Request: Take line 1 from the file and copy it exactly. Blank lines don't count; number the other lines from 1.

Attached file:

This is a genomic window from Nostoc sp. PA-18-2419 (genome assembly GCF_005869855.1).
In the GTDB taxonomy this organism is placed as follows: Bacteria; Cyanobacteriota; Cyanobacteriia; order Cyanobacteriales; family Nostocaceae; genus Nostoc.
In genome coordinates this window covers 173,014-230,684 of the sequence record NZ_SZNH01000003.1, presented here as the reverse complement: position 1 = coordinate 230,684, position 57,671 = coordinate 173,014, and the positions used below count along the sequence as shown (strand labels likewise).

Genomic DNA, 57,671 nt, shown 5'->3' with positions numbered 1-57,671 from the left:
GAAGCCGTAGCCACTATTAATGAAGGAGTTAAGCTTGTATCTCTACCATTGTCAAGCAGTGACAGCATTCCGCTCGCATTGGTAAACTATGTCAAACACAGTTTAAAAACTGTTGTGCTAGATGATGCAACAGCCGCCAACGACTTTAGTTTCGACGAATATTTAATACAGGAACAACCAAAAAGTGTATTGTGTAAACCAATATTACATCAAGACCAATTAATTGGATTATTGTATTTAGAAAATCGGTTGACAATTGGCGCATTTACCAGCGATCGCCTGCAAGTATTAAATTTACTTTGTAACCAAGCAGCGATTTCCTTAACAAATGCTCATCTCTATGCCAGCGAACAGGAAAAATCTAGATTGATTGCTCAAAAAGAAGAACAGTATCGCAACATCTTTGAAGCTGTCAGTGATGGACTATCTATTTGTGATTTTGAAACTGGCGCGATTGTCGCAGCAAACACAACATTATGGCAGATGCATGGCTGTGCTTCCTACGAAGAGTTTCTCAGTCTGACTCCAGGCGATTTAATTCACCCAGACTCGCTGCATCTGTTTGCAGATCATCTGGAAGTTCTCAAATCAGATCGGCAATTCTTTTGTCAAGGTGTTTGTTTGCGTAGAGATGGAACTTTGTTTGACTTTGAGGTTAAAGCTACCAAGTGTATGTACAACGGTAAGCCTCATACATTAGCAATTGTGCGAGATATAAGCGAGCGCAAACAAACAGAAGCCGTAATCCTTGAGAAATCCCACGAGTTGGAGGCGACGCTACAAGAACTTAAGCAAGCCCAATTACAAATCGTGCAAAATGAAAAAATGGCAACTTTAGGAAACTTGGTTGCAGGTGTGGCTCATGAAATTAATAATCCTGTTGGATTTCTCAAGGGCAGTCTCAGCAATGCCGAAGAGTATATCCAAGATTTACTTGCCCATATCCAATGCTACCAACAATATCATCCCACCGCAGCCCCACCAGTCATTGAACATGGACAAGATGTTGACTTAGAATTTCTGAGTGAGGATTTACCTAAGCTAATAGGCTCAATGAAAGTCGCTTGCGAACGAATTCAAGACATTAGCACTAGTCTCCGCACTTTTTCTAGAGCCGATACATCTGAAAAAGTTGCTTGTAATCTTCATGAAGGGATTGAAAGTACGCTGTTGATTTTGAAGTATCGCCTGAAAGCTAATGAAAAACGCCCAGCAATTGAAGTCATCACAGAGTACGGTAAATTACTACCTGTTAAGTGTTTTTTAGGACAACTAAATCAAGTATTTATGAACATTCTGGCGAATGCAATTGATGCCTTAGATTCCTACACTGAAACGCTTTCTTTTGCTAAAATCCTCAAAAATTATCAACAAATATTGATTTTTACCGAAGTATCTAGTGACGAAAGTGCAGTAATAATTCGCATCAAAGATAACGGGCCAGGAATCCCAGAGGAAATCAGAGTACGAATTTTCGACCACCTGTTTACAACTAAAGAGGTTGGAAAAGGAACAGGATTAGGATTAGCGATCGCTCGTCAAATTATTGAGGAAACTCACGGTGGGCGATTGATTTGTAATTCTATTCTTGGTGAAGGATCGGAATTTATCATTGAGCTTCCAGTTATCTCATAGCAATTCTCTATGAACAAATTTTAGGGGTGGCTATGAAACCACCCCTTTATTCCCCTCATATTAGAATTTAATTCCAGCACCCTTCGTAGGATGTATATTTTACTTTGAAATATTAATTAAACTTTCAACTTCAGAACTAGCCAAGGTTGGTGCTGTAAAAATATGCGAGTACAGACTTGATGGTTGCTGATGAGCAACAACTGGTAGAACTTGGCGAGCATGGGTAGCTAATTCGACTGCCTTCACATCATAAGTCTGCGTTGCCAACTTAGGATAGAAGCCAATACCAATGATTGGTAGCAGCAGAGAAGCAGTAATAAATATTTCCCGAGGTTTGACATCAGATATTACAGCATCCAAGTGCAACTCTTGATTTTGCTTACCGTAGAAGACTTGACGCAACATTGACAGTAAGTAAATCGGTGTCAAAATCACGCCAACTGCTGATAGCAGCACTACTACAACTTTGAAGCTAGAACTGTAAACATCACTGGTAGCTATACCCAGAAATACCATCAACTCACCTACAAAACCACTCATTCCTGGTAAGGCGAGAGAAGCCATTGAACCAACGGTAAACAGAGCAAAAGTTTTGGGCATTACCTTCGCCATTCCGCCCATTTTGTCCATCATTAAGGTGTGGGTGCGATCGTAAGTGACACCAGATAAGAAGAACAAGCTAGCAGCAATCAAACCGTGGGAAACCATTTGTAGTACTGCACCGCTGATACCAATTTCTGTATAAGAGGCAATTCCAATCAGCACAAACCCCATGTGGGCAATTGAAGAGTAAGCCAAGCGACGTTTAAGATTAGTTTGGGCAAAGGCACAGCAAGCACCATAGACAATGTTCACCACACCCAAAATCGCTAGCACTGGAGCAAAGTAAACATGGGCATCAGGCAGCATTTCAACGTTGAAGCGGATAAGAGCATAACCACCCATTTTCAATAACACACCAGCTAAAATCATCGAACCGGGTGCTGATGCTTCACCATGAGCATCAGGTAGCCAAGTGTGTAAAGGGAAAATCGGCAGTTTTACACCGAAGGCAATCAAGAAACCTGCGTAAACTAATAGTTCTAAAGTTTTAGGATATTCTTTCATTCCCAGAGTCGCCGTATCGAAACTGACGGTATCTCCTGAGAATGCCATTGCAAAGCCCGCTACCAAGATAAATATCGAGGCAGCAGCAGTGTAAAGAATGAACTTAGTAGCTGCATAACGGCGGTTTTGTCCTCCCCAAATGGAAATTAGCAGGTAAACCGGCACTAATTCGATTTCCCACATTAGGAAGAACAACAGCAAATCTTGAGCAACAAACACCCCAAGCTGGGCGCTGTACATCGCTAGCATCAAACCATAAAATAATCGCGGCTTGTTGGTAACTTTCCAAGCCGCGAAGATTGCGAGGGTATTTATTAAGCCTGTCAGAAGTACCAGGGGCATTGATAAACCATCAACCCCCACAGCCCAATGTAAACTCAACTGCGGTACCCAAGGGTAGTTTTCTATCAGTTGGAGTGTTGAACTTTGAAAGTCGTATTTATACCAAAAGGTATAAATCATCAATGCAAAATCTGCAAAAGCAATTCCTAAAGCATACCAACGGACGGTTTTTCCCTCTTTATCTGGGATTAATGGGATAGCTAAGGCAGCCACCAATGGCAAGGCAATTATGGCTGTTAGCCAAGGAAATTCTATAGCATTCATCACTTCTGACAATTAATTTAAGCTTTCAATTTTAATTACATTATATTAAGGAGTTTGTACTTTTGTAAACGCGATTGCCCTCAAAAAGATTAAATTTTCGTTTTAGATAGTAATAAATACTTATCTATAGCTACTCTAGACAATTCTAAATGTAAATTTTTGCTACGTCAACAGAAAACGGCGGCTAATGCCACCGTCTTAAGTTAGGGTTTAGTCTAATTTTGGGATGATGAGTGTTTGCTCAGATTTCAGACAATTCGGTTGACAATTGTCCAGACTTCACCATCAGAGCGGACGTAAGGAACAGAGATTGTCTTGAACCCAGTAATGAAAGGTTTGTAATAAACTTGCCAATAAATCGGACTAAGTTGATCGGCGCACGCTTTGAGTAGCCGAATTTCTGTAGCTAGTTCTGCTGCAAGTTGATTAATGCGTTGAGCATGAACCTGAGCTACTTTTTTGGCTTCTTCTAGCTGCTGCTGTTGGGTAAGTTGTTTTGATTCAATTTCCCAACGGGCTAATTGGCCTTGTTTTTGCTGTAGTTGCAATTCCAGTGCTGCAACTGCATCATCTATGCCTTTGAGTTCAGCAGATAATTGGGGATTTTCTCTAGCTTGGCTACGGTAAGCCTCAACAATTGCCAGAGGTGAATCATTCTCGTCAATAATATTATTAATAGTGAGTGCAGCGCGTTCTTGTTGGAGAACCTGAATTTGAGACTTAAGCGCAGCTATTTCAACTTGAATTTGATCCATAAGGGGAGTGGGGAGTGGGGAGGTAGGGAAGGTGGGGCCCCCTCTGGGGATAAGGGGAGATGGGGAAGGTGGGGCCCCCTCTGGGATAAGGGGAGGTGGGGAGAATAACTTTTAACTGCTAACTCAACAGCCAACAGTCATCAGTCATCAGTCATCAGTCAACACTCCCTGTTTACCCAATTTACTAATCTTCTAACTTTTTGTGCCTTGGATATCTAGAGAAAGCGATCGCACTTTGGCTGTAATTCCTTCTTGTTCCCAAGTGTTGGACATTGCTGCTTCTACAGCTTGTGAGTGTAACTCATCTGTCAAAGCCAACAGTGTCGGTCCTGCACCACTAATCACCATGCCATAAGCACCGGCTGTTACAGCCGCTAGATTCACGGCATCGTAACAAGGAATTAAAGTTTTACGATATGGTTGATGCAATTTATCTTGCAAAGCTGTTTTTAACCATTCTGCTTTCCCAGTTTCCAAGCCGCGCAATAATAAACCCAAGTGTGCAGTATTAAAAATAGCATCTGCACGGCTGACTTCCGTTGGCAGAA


This is a genomic window from Nostoc sp. PA-18-2419 (genome assembly GCF_005869855.1).